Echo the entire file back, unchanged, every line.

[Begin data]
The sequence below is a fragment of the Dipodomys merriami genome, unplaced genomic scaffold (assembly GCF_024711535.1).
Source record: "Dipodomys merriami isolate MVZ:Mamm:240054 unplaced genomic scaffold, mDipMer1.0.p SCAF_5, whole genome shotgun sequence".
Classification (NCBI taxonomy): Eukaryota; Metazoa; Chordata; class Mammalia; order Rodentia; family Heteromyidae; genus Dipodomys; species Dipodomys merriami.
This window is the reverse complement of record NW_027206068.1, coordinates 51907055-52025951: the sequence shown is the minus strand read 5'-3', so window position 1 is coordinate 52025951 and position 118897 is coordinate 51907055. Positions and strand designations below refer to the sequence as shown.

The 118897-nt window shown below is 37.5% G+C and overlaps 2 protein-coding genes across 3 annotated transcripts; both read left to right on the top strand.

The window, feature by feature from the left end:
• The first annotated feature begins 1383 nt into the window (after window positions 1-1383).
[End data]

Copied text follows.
The sequence below is a fragment of the Dipodomys merriami genome, unplaced genomic scaffold (assembly GCF_024711535.1).
Source record: "Dipodomys merriami isolate MVZ:Mamm:240054 unplaced genomic scaffold, mDipMer1.0.p SCAF_5, whole genome shotgun sequence".
Classification (NCBI taxonomy): Eukaryota; Metazoa; Chordata; class Mammalia; order Rodentia; family Heteromyidae; genus Dipodomys; species Dipodomys merriami.
This window is the reverse complement of record NW_027206068.1, coordinates 51907055-52025951: the sequence shown is the minus strand read 5'-3', so window position 1 is coordinate 52025951 and position 118897 is coordinate 51907055. Positions and strand designations below refer to the sequence as shown.

The 118897-nt window shown below is 37.5% G+C and overlaps 2 protein-coding genes across 3 annotated transcripts; both read left to right on the top strand.

The window, feature by feature from the left end:
• The first annotated feature begins 1383 nt into the window (after window positions 1-1383).